In no time I was feeling alive again, no longer pulled down by this heavy anchor of “bad”-ness I had inflicted on myself.

Closing actually felt…beautiful!

Shifting my perspective in that one little way created big change, my dance of duality a moving lesson in being more open-minded about the notion of being closed.

If you have any interpretations of “closed” you’d like to offer, please share in the comments below!



Open on Beach

I stood in the center of the yoga studio, arms wide open, chest expanded, head arched back and face directed toward the ceiling, imaginary rays of light emanating from my pores.

“Yes, that’s right,” my 5Rhythms instructor Richard said, observing the class. “Continue to move your body into a shape of being open, being receptive.”

I obliged. This felt good. My body loved standing this way, stretching upward and outward. I wasn’t even actively thinking about shapes or poses or where to place my arms and legs next. They just moved, stretching out like sunbeams. I could take deep breaths, I could relax, I could…

“Now, how does expansion transition to contraction?” Richard offered. “Move to a shape of being closed.”

Closed? You’re asking me to move from this luxurious feeling of openness to being shut down and closed?


OK, body, my brain reluctantly commanded my muscles. Listen to the teacher and move inward.

[body refuses to respond]

Um, body?? You heard Richard. We’re supposed to be doing “closed” moves now. Why are you still standing so upright and open? Do something different! Bend down! Curl into a ball!

…But my body would not acquiesce.

In fact, the mere thought of curling a finger toward my palm or bowing my head to my feet sent energetic red flags throughout my system. No no no no.

I stayed standing, my arms never coming down from above my head. The only thing that was closed were my eyes, so I wasn’t able to see my classmates do what I could not.

I did not want to close. In that moment, the request was like asking a mother to withdraw her outstretched arms as her newborn infant is placed in front of her. How could I? Why would I want to?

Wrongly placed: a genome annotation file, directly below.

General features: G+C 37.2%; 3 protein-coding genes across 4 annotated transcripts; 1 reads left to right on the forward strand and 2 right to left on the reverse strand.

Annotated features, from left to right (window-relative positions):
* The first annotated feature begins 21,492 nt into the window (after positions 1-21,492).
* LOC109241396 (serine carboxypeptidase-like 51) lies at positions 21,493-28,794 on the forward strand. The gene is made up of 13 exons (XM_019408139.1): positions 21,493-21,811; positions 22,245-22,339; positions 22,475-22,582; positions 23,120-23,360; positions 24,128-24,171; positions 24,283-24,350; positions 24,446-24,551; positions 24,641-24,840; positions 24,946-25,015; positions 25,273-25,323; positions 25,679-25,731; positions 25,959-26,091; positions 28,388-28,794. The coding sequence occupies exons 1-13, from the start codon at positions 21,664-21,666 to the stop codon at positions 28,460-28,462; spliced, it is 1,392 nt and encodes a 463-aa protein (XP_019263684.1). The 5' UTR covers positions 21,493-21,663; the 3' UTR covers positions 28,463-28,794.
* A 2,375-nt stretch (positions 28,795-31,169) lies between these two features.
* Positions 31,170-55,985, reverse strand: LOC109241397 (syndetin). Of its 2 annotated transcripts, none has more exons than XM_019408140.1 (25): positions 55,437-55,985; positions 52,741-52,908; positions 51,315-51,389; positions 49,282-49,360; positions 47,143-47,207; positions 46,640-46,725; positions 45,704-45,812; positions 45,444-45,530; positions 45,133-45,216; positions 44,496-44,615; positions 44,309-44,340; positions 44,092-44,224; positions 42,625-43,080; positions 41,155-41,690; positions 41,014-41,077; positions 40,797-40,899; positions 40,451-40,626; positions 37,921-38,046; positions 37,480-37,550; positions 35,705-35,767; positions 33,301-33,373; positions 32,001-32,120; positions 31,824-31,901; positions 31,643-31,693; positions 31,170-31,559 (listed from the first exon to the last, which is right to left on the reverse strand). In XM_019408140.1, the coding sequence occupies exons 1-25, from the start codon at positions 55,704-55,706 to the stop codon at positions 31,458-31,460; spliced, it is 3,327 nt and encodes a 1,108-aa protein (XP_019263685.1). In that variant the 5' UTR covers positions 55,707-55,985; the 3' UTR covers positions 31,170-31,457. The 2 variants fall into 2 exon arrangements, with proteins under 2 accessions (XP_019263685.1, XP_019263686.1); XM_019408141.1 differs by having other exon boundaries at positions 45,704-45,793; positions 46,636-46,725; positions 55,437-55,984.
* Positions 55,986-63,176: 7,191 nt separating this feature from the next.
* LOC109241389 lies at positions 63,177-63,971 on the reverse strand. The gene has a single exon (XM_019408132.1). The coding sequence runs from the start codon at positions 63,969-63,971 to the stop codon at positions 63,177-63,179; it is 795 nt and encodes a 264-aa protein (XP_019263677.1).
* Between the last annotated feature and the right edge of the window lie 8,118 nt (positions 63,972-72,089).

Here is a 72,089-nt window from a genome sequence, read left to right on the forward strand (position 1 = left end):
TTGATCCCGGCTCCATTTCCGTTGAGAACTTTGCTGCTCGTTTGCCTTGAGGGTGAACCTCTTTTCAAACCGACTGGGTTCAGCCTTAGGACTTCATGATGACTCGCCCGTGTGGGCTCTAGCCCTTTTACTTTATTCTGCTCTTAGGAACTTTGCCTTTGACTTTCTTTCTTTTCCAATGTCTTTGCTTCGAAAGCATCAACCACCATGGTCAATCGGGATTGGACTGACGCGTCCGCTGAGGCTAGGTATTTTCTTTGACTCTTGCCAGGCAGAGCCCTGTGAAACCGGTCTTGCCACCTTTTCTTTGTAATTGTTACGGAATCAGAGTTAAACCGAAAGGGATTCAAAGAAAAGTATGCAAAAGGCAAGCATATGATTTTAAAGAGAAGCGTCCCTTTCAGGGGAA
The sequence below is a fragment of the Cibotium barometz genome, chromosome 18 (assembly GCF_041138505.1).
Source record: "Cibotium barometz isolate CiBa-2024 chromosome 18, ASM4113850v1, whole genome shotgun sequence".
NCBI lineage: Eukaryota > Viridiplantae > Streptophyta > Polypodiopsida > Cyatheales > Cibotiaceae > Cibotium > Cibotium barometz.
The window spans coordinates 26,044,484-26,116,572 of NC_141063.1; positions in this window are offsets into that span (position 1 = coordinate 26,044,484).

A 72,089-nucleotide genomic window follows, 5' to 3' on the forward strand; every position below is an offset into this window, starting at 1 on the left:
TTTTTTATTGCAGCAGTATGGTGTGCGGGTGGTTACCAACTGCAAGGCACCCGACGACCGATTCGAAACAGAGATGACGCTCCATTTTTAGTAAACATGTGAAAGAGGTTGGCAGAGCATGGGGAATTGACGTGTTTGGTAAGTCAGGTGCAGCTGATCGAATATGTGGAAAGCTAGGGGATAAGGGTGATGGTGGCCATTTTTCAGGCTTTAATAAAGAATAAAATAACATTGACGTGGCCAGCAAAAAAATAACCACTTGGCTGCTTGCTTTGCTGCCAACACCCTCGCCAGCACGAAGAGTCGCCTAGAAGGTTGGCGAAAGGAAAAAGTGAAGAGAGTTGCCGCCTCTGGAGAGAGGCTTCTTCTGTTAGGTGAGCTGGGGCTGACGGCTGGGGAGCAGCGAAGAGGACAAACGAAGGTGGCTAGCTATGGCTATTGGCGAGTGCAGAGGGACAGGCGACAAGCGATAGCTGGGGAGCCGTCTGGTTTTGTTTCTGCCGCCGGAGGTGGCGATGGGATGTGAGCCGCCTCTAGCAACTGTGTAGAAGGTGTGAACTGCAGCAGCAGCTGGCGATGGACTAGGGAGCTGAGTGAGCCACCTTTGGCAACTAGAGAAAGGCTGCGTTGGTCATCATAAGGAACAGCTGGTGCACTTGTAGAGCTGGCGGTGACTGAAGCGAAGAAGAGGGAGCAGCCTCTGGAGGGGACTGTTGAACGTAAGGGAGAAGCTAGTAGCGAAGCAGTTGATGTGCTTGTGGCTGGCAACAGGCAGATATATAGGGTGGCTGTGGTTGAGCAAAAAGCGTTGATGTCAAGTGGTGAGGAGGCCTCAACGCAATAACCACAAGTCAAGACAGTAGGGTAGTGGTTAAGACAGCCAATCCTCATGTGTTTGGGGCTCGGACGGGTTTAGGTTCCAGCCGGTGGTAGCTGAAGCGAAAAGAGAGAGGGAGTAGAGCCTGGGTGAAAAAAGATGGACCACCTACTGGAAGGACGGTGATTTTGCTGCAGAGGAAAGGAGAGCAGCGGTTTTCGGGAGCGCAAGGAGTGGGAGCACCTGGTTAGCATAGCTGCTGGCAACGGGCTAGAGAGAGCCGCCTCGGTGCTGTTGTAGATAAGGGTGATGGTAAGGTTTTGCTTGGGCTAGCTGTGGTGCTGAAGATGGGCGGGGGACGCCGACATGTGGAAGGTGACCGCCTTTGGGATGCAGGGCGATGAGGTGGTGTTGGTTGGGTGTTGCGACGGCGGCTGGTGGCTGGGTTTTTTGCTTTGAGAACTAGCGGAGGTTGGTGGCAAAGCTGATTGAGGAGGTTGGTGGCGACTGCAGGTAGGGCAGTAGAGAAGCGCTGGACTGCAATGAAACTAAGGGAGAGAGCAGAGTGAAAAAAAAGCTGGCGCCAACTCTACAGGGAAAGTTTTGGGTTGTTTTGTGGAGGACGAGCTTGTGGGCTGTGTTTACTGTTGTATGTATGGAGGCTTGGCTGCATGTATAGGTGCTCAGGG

I’ve done this exercise numerous times in 5Rhythms classes. It’s one of the simplest ways to play with polarities and help 5Rhythms newcomers explore new ways to move. It’s never posed such a problem for me, but that night my body talked.

My body was saying, I’m tiring of retreating and contracting. I love openness, and that is where I want to be. I want to relish this receptivity, I want to continue spreading my arms, I want to embrace freedom. Don’t tell me to close down. Don’t tell me to be small and shrink and shrivel back into hibernation.

I have a quote from 5Rhythms teachers Sara Pagano hanging on my cubicle wall at work. I’ve never danced with Sara before, but I understand her words:

“Our bodies cannot lie. Our bodies will continue to express the truth. And our dance wants nothing more than to bring us home, into the truth of our hearts.”

5Rhythms is not a game of Simon Says. Sometimes a teacher gives an instruction that the body just cannot follow, not because of physical limitations, disability, or injury but because body language is the most basic litmus test of what’s cookin’ inside. It’s why doing Camel pose in yoga is incredibly difficult if you’re protecting your heart and why sexual trauma victims cringe at the thought of doing the wide-legged Happy Baby/Dead Bug posture.

Alternately, when we’re not really sure what’s going on inside, listening to our bodies can be a valuable source of information.

Sometimes it whispers. Sometimes it screams. And sometimes it just begs to remain open.


About the Author

Name: Jennifer

Location: Greater Philadelphia Area

Blog Mission:
SHARE my practice experience in conscious dance and yoga,

EXPAND my network of like-minded individuals,

FULFILL my desire to work with words in a more creative and community-building capacity;

FLOW and GROW with the world around me!